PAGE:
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New Robot-Assisted Care System for Improving Dyslalia Treatment

A new robot-assisted care system based on mobile device application and virtual platform enhances therapeutic effectiveness by nearly 11.3% within a period of 10 weeks.

Image Credit: Ruvid.

The system, designed by Eldon Glen Caldwell, PhD in Computer Engineering from the University of Alicante, enables experts to perform remote and face-to-face work, decreasing the costs for patients and users.

The purpose of the system is to enhance the treatment of dyslalia, a disorder that results in an incorrect pronunciation of phonemes. The system includes a platform that combines a robot with a mobile device application that increases therapeutic effectiveness in functional, organic, and physiological dyslalia.

This technology had been tested and validated with real therapists and patients, and it is now aimed at people suffering from non-severe articulation disorders and dyslalia, which require low monitoring or low- to medium-complexity therapies.

Users with autism, Down syndrome or dyslalia due to strokes that can be classed as such.

Eldon Glen Caldwell, PhD, Computer Engineering, University of Alicante


The capability of this robotic platform has been shown both during the accounts offered by supervisors and users, as well as in the experimental validation.

Experimentally, it has been proved that using the platform and the mobile device application improves therapeutic effectiveness by up to 11.3% in ten weeks, with a statistical reliability of 95%. From the fifth week of use onwards, statistically significant changes are observed in the groups using the technology without time restrictions.

Eldon Glen Caldwell, PhD, Computer Engineering, University of Alicante

The users feel that the robotic platform is simple to use, flexible, and user-friendly for patients, and can be accessed from anywhere instead of being able to use only in face-to-face sessions with the therapist. In this regard, the researcher notes, “costs associated with face-to-face sessions could be reduced by at least 50%.”

Over the past few years, there has been a growth in studies into the creation of IT applications for mobile devices and robotic applications for therapeutic use.

Eldon Glen Caldwell has developed the robotic system by combining a physical robot with a virtual emulator, which is the only system available at present in the field of speech and language therapy and, particularly, in organic, physiological, and functional dyslalia.

Besides other advantages, the system provides several technologies, like integrated voice recognition, a robot archetype for enabling the “human-robot” relationship, as well as extensive control and programming of the physical actions of the robot.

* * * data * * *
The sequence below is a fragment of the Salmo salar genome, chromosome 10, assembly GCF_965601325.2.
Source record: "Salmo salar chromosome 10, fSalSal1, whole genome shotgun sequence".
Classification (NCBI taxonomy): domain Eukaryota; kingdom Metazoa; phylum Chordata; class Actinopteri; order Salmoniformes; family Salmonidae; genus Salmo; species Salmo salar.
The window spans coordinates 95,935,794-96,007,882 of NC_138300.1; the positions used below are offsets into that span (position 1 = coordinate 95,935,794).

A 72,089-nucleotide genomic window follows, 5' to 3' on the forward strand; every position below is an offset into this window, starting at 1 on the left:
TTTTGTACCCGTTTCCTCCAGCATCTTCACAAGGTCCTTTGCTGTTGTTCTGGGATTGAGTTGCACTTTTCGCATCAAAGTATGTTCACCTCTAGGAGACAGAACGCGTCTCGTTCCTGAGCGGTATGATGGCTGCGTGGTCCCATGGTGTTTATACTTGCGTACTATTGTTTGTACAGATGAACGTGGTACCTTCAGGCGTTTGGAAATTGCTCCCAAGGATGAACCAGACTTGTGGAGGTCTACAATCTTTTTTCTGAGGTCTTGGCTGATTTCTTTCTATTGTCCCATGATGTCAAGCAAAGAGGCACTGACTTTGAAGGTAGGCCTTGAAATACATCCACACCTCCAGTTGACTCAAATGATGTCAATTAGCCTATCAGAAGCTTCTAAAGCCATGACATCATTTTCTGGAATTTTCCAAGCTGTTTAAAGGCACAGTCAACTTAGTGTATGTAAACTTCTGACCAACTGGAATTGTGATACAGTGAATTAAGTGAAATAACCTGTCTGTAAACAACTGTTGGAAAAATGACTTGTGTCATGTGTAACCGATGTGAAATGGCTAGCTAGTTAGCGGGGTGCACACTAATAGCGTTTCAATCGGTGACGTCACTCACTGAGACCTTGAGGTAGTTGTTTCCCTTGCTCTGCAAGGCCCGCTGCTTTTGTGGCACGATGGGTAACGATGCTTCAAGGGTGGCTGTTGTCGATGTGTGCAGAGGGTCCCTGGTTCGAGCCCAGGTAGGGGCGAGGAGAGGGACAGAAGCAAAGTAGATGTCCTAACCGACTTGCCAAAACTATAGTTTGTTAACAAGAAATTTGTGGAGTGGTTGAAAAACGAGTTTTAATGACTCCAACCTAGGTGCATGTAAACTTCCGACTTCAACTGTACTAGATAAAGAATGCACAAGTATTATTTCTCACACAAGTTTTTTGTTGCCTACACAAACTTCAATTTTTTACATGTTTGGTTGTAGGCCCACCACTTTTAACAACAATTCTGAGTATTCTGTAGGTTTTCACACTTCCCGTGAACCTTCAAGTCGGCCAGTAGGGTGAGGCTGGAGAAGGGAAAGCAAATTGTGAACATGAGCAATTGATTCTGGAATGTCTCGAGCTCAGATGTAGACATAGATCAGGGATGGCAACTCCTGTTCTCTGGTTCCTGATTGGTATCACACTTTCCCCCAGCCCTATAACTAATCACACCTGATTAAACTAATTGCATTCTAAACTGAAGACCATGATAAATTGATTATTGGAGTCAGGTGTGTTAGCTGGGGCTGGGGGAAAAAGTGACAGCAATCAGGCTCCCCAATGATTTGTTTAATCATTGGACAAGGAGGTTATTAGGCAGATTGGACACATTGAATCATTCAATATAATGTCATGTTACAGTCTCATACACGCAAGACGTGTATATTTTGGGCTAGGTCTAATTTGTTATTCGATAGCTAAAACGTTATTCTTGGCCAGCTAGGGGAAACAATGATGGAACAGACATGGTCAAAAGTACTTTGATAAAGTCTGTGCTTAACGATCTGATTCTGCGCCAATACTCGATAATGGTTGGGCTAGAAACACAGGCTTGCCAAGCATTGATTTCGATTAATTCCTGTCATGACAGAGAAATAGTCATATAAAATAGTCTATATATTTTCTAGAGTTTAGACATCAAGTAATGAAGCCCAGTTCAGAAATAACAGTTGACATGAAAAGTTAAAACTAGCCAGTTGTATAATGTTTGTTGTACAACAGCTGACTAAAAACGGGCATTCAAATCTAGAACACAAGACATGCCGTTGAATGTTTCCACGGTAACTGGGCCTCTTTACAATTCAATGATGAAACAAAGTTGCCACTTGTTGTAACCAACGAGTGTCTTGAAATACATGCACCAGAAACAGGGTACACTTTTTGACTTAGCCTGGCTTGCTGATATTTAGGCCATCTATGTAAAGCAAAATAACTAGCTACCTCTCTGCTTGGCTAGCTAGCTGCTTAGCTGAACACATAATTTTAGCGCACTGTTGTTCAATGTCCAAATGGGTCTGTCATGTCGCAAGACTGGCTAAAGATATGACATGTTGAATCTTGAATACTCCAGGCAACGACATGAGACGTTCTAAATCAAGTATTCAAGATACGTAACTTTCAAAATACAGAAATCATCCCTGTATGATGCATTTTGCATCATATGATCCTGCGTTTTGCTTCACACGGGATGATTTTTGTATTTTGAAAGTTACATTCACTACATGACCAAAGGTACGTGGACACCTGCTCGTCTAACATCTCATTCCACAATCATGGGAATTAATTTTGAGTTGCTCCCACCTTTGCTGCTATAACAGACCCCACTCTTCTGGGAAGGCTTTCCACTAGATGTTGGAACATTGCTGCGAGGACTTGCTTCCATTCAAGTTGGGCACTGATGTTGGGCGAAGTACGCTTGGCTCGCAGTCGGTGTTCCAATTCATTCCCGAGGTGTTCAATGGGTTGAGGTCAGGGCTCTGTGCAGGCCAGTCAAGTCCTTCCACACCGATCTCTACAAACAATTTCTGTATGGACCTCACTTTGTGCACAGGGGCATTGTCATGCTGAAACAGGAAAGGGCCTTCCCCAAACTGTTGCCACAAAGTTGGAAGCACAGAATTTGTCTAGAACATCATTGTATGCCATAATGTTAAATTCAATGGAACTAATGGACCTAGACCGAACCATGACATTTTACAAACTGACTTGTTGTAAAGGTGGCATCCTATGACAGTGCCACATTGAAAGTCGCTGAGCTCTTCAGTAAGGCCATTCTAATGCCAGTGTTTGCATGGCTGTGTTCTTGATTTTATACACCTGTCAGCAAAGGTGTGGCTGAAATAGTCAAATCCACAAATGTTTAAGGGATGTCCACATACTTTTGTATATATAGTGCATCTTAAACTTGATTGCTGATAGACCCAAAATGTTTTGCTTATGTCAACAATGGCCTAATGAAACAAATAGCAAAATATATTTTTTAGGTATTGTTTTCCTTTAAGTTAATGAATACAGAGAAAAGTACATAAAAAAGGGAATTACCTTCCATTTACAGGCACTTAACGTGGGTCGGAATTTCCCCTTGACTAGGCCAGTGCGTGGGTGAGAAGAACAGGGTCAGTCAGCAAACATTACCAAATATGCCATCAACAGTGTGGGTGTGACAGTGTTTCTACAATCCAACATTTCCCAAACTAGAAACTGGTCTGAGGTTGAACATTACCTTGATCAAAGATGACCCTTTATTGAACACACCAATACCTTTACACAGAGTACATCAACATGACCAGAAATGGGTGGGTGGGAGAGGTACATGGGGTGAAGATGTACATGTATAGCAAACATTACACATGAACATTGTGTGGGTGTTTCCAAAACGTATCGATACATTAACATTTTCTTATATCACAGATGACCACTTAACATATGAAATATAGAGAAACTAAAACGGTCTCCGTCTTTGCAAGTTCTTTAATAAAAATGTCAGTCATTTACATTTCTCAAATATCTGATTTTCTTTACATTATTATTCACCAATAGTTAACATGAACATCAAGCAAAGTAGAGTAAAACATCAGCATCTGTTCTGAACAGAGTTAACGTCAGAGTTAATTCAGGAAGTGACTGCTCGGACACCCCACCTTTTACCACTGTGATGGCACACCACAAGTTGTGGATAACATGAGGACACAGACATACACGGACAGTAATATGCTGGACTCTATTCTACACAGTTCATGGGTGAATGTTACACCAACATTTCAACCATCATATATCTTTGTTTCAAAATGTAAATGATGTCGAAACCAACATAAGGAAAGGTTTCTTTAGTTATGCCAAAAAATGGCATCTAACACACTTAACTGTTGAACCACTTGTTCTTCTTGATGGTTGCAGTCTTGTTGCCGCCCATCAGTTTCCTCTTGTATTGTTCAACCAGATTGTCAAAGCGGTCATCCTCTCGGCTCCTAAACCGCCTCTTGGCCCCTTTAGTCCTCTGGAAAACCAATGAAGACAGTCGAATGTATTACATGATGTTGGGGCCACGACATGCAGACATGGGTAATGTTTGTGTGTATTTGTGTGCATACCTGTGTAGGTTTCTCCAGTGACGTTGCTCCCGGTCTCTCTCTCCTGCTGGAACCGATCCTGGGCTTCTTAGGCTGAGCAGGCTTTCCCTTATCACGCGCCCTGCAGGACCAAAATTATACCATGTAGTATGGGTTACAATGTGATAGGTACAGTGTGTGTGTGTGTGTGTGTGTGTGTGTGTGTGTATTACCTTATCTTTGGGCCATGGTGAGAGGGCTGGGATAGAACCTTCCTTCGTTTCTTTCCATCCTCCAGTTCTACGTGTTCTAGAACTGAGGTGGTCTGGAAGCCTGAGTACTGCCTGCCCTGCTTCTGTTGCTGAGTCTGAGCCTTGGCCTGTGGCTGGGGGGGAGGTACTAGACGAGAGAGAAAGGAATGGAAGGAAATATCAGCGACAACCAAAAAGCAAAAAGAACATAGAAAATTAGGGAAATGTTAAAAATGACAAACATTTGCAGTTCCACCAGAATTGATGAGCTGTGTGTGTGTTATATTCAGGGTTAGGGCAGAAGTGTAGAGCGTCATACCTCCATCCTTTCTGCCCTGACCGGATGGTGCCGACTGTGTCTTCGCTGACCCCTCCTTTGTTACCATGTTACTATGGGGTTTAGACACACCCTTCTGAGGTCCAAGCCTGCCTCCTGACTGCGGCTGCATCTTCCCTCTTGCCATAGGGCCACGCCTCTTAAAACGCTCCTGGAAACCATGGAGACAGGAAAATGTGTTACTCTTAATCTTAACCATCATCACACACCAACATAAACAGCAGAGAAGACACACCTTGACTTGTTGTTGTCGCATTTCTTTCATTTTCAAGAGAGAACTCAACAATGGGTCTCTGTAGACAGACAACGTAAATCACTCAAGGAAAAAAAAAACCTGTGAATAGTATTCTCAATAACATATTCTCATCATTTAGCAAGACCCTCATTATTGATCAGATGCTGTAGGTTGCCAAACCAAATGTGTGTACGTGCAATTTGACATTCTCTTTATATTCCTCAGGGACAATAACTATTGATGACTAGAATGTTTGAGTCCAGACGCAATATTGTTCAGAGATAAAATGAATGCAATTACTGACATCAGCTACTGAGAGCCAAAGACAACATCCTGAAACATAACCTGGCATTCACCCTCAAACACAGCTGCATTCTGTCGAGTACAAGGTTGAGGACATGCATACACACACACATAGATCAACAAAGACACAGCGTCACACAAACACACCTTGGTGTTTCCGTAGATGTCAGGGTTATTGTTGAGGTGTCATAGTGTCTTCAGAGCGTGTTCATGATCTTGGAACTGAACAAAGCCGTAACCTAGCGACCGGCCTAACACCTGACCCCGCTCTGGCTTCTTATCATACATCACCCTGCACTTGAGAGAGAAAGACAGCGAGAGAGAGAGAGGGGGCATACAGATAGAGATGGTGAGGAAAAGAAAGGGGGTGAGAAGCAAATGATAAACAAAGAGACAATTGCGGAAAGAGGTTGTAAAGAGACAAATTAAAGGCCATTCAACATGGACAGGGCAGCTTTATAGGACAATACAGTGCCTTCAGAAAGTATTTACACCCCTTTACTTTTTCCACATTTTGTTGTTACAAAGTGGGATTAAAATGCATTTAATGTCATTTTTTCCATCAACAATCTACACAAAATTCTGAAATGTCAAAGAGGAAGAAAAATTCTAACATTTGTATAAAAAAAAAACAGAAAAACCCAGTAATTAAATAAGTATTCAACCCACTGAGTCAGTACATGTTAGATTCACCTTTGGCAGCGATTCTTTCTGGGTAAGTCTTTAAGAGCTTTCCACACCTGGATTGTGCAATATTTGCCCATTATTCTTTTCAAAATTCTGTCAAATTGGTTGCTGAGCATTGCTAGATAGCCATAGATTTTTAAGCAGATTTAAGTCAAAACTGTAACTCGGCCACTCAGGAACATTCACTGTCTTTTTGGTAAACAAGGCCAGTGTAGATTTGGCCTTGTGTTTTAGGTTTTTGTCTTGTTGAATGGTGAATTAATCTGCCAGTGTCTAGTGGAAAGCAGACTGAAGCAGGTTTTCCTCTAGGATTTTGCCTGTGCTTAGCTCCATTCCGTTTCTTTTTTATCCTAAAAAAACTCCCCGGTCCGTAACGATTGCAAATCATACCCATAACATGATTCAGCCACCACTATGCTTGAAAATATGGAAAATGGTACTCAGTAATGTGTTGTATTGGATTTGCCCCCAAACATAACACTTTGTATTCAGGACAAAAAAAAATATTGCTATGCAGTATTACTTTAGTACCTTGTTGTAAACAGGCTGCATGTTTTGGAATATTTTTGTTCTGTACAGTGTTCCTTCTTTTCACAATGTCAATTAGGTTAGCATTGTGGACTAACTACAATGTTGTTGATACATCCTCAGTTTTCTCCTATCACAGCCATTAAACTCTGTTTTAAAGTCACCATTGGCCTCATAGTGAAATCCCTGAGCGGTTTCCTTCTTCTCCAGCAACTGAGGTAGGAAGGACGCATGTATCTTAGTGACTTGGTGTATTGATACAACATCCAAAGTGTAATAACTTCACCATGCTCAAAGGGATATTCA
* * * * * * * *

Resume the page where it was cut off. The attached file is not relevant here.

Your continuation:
The new system forms part of the thesis chosen by Eldon Glen Caldwell under the guidance of lecturers Miguel Ángel Cazorla from (University of Alicante) and José María Cañas from (Rey Juan Carlos University). Recently, the viva session was conducted online, in accordance with the restrictions due to the COVID-19 crisis.

The thesis received a distinction and enables the treatment of language and speech disorders, as the global prevalence of conditions that require therapy and associated with functional, organic, and physiological dyslalia in childhood is between 8% and 9%.

According to the 2015 World Health Organization reports, 37% of the patients who recovered from an incident associated with cardiovascular diseases suffered from some kind of articulation disorder or dyslalia related to speech or language skills.

It is important to keep working on this kind of systems with a view to overcoming time restrictions on the execution of therapeutic speech strategies, reducing costs (particularly to the benefit of socially vulnerable populations), increasing the productivity of professionals through the use of virtual environments, and promoting playful interaction between patients and robots.

Eldon Glen Caldwell, PhD, Computer Engineering, University of Alicante

Caldwell performed a portion of his study in Costa Rica, his home country.

He concluded saying, “In addition to the excellent teamwork with my thesis directors Miguel Ángel Cazorla and José María Cañas, I am grateful for the multidisciplinary collaboration with Carlos Morales, Emilia Solís, Silvia Soto and Adriana Jones in the functional and experimental validation of the platform at the University of Costa Rica and the Special Education Centre of Heredia.”


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